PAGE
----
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Pagets Disease - Symptoms and Treatment

Paget's disease is a disorder in which bone formation speeds up, changing the strength and shape of bones. The disease is named after a mid-19th-century English surgeon, Sir James Paget, who also identified Paget's disease of the breast. Other than sharing his name, however, the two conditions are unrelated. Even after you've reached your full height, your bones don't stop growing. Bone is living tissue engaged in a continual process of renewal. During this constant process called remodeling, old bone is removed and replaced by new bone. Paget's disease of bone disrupts this process. Early in the course of the disease, old bone starts breaking down faster than new bone can be built. Over time, your body responds by generating new bone at a faster than normal rate. This rapid remodeling produces bone that's softer and weaker than normal bone, which can lead to bone pain, deformities and fractures. Any part of the skeleton can be affected, but the most common sites include the skull, spine, pelvis, thigh bone, shin and the bone of the upper arm. Paget's disease tends to affect people over the age of 40 years, with around three percent of this age group affected. The rate increases to about 10 percent in people over 80 years of age. It affects men and women equally. The cause of Paget's disease is not yet fully understood. Some theories suggest people with a genetic predisposition to the disorder may become infected with an unidentified virus, which then triggers the bone abnormalities. Paget's name is also given to a skin disease, which is usually associated with an underlying cancer.

Paget's disease of bone is a chronic condition that affects bone growth, causing bones to expand and become deformed. The deformed bones then become weaker and are more likely to fracture (break). The other name of Paget's disease is osteitis deformans. In paget's disease, there is abnormality occurs in the bone cells. The most common symptom is pain. It is usually localized to one bone, but can involve many bones. The actual cause of Paget's disease is not known. Paget's is characterized by coarse, thickened bone tissue (as seen on x-ray), altered bone growth and destruction of the bone marrow (fibrosis). The skull, tibia, femur, pelvis, and spine are most often affected. Patients with Paget's can suffer from headaches, intermittent ringing in the ears, vertigo, and hearing loss. Bone pain in the spine, pelvis, hips, and legs is not uncommon. Secondary degenerative arthritis in the knee joints is also seen. Diagnosis is made by x-ray of the skull, spine, or extremities. Patients with Paget's will also have elevation of their alkaline phosphatase enzyme in their bloodstream. Blood calcium levels may be normal to elevated. Treatment of Paget's includes calcitonin (parathyroid hormone) therapy and mithramycin treatment.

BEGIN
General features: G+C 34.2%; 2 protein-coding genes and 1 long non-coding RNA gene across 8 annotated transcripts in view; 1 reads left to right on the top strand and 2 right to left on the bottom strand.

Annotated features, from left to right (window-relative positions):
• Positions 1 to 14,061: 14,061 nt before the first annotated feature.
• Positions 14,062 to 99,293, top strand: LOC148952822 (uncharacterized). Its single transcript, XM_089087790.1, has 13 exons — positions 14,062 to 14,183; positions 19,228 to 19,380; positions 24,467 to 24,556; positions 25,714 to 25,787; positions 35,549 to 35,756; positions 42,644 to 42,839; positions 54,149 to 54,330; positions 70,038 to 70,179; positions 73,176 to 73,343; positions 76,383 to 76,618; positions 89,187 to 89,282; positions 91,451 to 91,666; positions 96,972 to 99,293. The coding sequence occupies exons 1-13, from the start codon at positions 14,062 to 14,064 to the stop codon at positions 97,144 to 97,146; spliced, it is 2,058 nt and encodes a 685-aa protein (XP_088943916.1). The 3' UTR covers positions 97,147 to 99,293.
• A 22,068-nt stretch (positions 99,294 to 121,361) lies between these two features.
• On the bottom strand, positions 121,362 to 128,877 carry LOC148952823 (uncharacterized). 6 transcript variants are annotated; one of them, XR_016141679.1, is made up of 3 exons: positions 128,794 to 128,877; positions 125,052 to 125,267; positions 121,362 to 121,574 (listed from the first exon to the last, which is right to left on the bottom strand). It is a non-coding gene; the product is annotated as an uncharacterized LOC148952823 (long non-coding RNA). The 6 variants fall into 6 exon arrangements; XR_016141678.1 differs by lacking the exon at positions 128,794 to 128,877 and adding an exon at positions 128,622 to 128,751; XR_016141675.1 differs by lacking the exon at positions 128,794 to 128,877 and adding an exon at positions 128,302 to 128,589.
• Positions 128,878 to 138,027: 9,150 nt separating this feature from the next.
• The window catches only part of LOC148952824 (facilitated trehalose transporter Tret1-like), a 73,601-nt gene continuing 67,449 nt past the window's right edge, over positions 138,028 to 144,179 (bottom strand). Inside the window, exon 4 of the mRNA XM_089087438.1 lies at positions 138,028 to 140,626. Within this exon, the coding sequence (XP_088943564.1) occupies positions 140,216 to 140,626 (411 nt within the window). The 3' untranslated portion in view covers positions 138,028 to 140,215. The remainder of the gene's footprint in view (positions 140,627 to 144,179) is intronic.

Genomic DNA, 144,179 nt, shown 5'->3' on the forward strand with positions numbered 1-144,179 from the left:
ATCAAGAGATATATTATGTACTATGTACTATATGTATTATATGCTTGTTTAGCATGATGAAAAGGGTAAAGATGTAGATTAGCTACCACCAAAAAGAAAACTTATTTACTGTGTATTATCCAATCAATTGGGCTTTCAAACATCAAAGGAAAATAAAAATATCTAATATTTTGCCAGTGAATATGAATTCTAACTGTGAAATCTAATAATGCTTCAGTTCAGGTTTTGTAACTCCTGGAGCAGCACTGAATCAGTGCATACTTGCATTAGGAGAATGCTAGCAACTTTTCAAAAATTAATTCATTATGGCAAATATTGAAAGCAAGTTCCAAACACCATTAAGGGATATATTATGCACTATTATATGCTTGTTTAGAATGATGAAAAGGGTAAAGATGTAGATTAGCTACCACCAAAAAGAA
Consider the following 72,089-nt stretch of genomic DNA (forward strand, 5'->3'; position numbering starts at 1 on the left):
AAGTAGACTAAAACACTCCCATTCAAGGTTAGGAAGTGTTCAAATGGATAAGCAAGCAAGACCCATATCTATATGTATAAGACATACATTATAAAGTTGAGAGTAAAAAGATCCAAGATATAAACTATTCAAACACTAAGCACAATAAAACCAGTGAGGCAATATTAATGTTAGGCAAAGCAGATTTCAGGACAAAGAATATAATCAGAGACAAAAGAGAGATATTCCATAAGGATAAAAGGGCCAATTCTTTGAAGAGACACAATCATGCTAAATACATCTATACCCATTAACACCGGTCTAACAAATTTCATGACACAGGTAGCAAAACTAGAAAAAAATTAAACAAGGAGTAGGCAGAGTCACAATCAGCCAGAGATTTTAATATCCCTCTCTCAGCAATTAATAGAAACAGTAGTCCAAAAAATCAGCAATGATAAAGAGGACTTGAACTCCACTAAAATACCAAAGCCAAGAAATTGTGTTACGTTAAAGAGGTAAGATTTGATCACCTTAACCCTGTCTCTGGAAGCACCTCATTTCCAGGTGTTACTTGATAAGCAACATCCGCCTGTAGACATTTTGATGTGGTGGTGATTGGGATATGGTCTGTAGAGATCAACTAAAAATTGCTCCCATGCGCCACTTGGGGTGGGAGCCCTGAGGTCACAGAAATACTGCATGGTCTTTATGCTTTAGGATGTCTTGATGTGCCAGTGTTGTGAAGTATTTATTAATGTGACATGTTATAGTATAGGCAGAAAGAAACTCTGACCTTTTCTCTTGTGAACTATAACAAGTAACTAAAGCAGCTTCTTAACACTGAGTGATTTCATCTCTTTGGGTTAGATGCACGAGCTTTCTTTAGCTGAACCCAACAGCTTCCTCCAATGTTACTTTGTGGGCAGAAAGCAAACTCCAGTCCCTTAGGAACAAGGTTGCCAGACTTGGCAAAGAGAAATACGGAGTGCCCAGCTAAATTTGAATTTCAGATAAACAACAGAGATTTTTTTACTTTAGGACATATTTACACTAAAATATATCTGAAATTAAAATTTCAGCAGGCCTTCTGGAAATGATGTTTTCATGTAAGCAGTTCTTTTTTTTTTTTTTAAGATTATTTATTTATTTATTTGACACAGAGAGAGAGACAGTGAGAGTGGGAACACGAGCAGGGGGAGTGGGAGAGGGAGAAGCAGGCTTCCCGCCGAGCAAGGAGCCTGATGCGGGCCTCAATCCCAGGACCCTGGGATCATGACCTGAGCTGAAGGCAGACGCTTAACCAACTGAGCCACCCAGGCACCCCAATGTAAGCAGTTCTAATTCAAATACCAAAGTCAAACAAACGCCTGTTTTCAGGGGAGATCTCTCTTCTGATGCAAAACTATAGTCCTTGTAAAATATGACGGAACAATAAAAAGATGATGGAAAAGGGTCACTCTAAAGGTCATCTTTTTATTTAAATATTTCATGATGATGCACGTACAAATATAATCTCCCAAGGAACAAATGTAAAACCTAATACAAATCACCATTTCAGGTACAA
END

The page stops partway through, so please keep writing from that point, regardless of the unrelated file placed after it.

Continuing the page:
Causes of Pagets Disease

Common Causes of Pagets Disease :

  • Heredity problem may be another possible cause of paget's disease.
  • Viral infection can lead to disease of bone i.e. paget's disease.
  • Paget's may be caused by a 'slow virus' infection of bone cells. It is called 'slow' because the virus may settle in the bone cells early in life and only cause the disease many years later.

Symptoms of Pagets Disease

Some common Symptoms of Pagets Disease :

  • Hearing loss.
  • Headache.
  • Joint pain or joint stiffness
  • Neck pain.
  • Bowing of the legs
  • Fracture.
  • Bone fractures.
  • Constant fatigue.

Treatment of Pagets Disease

  • The nonsteroidal anti-inflammatory drugs like aspirin and ibuprofen are usually effective for getting relief from pain.
  • Sometimes surgery is needed if there is a significant bone deformity or if there is a break in the bone.
  • Novartis - also called Aclasta is also used in the treatment of Paget's disease.
  • Exercise.
  • Maintaining normal weight .
  • Such as bisphosphonates and calcitonin (used rarely), to slow the progression of the disorder.








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